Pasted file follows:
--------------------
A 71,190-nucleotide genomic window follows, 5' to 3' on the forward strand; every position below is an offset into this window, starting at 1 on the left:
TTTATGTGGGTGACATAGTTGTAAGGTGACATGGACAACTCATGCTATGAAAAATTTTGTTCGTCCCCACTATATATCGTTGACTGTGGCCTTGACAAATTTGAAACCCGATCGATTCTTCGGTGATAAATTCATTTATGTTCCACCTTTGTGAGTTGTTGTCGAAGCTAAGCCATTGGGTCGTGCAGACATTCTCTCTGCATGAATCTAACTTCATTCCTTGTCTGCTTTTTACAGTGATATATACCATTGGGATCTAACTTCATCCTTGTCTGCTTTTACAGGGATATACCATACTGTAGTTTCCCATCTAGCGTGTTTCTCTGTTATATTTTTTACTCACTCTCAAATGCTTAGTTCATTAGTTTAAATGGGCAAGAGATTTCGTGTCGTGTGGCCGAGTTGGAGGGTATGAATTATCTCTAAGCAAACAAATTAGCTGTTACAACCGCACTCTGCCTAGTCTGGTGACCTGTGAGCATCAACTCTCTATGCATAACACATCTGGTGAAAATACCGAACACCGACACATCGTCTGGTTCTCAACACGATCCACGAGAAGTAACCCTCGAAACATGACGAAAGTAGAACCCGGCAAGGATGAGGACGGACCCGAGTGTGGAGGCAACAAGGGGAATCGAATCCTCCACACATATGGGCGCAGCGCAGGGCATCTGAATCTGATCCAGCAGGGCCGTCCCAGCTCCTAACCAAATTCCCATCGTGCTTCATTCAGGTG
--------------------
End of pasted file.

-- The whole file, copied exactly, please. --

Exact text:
A 71,190-nucleotide genomic window follows, 5' to 3' on the forward strand; every position below is an offset into this window, starting at 1 on the left:
TTTATGTGGGTGACATAGTTGTAAGGTGACATGGACAACTCATGCTATGAAAAATTTTGTTCGTCCCCACTATATATCGTTGACTGTGGCCTTGACAAATTTGAAACCCGATCGATTCTTCGGTGATAAATTCATTTATGTTCCACCTTTGTGAGTTGTTGTCGAAGCTAAGCCATTGGGTCGTGCAGACATTCTCTCTGCATGAATCTAACTTCATTCCTTGTCTGCTTTTTACAGTGATATATACCATTGGGATCTAACTTCATCCTTGTCTGCTTTTACAGGGATATACCATACTGTAGTTTCCCATCTAGCGTGTTTCTCTGTTATATTTTTTACTCACTCTCAAATGCTTAGTTCATTAGTTTAAATGGGCAAGAGATTTCGTGTCGTGTGGCCGAGTTGGAGGGTATGAATTATCTCTAAGCAAACAAATTAGCTGTTACAACCGCACTCTGCCTAGTCTGGTGACCTGTGAGCATCAACTCTCTATGCATAACACATCTGGTGAAAATACCGAACACCGACACATCGTCTGGTTCTCAACACGATCCACGAGAAGTAACCCTCGAAACATGACGAAAGTAGAACCCGGCAAGGATGAGGACGGACCCGAGTGTGGAGGCAACAAGGGGAATCGAATCCTCCACACATATGGGCGCAGCGCAGGGCATCTGAATCTGATCCAGCAGGGCCGTCCCAGCTCCTAACCAAATTCCCATCGTGCTTCATTCAGGTG